University of Cambridge > Talks.cam > Institute of Astronomy Colloquia > Gaia - the mission and first science

Gaia - the mission and first science

Add to your list(s) Download to your calendar using vCal

If you have a question about this talk, please contact Richard McMahon.

Astrometry from space has unique advantages over ground-based observations: the all-sky coverage, relatively stable and temperature- and gravity-invariant operating environment delivers precision, accuracy and sample volume several orders of magnitude greater than ground-based results. Even more importantly, absolute astrometry is possible. The European Space Agency Cornerstone mission Gaia is delivering that promise. Gaia provides 5-D phase space measurements, 3 spatial coordinates and two space motions in the plane of the sky, for a representative sample of the Milky Way’s stellar populations (over 2e9 stars, being ~1% of the stars over 50% of the volume). Full 6-D phase space data is delivered from line-of-sight (radial) velocities for the 300 million brightest stars. These data make substantial contributions to astrophysics and fundamental physics on scales from the Solar System to cosmology. A few example results will be given.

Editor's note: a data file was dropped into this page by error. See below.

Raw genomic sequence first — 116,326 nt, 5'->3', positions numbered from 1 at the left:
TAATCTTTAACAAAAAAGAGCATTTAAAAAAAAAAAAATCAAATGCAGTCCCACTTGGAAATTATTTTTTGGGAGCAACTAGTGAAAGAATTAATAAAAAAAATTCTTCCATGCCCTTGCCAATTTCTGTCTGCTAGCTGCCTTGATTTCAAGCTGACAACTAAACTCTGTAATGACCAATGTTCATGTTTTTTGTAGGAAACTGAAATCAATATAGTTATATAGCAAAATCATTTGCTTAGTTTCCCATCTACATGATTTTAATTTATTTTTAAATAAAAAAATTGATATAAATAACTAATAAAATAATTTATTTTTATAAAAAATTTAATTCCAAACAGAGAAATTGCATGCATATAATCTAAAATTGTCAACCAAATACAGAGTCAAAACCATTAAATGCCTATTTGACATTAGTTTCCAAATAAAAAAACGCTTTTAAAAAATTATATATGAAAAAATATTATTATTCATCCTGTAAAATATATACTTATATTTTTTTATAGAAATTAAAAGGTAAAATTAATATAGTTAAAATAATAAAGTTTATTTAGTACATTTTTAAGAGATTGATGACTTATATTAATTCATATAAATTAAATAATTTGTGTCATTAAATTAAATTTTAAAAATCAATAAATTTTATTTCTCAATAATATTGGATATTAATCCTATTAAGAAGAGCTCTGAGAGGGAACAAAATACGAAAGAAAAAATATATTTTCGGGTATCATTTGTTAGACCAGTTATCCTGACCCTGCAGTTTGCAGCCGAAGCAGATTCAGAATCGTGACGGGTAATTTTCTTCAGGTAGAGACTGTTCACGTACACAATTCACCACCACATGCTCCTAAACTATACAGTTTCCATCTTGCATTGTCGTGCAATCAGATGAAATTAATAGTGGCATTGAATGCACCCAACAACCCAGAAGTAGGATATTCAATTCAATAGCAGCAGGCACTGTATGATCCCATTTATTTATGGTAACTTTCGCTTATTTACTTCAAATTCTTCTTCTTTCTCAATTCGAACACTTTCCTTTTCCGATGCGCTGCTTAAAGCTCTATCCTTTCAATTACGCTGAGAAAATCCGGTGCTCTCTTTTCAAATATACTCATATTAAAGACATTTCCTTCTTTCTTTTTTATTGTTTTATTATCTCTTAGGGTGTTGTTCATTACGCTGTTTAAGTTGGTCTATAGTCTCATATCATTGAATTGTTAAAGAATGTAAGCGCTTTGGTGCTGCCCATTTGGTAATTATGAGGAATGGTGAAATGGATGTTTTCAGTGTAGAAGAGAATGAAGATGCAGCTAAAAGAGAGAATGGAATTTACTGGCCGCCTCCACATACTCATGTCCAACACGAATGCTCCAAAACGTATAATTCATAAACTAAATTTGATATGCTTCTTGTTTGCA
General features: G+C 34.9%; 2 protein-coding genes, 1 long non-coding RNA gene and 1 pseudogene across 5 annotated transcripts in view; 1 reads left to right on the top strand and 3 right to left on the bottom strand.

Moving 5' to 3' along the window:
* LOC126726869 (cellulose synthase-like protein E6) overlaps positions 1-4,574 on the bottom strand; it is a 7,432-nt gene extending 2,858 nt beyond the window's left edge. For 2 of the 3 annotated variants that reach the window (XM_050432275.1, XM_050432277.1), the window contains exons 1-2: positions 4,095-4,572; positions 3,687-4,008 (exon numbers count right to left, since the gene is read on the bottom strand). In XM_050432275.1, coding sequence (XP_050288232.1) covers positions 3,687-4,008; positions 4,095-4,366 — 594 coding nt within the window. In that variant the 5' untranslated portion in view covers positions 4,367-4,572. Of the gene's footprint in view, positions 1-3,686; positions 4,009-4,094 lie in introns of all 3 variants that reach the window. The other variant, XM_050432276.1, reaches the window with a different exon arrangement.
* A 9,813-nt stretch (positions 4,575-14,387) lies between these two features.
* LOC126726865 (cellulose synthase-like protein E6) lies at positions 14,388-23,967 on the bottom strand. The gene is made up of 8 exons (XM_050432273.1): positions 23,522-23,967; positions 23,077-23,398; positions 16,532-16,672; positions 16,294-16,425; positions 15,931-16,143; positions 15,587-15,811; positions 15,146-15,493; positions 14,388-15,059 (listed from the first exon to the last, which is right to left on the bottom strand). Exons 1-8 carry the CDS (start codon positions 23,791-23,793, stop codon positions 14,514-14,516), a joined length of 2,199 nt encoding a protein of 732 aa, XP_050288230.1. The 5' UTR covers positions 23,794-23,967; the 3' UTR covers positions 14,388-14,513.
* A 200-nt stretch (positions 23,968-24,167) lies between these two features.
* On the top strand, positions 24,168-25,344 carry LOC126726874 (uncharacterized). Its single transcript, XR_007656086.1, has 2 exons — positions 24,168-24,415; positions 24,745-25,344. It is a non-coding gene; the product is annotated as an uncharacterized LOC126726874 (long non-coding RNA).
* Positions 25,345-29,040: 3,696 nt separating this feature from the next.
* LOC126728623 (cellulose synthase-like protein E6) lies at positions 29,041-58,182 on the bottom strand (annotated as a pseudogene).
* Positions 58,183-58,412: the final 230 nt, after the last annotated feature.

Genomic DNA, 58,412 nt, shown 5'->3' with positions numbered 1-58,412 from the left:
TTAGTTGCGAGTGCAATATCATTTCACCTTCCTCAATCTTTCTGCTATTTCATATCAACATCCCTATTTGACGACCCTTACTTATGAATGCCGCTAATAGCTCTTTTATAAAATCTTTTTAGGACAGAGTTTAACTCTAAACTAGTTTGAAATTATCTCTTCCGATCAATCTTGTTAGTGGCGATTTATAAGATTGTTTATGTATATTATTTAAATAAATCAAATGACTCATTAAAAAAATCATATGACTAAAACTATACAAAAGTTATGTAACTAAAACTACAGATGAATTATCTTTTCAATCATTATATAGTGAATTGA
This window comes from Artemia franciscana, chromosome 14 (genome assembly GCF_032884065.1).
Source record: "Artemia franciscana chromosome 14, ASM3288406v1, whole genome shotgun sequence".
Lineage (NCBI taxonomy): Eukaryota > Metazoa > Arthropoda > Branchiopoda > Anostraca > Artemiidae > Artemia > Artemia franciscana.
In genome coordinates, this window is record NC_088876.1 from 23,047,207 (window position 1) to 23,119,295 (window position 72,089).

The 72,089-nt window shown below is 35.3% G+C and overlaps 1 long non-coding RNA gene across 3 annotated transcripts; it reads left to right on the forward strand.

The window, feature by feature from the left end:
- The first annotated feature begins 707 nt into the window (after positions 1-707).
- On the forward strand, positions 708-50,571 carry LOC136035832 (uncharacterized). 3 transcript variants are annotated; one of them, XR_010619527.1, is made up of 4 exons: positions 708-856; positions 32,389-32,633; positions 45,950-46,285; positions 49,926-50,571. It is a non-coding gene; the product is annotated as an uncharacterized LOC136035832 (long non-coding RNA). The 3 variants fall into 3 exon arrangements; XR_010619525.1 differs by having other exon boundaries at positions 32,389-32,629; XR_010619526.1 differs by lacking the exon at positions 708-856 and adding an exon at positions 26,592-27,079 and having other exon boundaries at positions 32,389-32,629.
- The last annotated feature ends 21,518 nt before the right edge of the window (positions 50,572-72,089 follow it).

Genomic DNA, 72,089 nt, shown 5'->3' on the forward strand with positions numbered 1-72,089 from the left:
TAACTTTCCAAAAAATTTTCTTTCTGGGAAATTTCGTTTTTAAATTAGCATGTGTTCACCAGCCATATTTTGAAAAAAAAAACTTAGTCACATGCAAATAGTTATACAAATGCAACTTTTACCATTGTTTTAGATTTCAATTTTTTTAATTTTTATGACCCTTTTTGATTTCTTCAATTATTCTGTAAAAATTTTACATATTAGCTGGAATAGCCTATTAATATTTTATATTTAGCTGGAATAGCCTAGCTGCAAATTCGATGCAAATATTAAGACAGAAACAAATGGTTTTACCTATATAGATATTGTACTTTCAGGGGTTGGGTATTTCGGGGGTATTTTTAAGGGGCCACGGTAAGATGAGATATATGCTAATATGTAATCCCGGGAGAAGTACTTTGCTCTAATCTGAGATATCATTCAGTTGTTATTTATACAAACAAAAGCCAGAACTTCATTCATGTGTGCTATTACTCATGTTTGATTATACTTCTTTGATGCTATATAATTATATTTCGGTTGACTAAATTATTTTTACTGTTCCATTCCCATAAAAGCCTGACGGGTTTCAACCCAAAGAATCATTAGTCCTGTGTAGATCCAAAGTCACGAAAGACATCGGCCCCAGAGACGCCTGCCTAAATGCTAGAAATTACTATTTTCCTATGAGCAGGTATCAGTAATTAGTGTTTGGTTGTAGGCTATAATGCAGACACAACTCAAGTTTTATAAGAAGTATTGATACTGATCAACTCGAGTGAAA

This talk is part of the Institute of Astronomy Colloquia series.

Tell a friend about this talk:

This talk is included in these lists:

Note that ex-directory lists are not shown.

 

© 2006-2020 Talks.cam, University of Cambridge. Contact Us | Help and Documentation | Privacy and Publicity